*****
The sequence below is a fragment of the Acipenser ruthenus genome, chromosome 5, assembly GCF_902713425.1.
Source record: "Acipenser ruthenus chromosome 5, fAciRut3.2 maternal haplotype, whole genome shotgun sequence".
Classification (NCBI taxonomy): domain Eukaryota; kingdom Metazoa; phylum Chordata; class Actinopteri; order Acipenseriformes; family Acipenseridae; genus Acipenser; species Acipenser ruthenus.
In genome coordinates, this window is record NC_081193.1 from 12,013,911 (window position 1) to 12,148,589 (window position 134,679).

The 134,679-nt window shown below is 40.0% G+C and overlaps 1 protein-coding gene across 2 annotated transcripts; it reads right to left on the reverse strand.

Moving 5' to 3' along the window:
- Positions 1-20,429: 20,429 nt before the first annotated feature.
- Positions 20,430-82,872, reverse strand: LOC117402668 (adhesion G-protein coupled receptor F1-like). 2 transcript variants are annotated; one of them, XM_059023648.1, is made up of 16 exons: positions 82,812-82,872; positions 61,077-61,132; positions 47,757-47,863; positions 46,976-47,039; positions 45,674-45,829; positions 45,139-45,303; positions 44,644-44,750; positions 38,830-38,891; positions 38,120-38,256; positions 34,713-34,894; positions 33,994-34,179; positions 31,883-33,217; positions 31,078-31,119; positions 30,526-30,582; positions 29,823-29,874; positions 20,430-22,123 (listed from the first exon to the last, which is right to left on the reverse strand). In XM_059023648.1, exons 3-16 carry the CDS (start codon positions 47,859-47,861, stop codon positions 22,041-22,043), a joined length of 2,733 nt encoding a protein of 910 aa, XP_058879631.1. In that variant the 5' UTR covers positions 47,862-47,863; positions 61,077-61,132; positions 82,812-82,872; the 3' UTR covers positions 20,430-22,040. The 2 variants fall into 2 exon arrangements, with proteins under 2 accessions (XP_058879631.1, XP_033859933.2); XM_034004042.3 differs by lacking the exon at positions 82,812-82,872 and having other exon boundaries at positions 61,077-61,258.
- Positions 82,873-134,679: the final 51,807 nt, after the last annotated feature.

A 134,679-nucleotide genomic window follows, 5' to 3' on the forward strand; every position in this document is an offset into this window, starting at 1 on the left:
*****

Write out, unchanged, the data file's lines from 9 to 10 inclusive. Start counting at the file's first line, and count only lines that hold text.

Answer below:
- Positions 82,873-134,679: the final 51,807 nt, after the last annotated feature.

A 134,679-nucleotide genomic window follows, 5' to 3' on the forward strand; every position in this document is an offset into this window, starting at 1 on the left: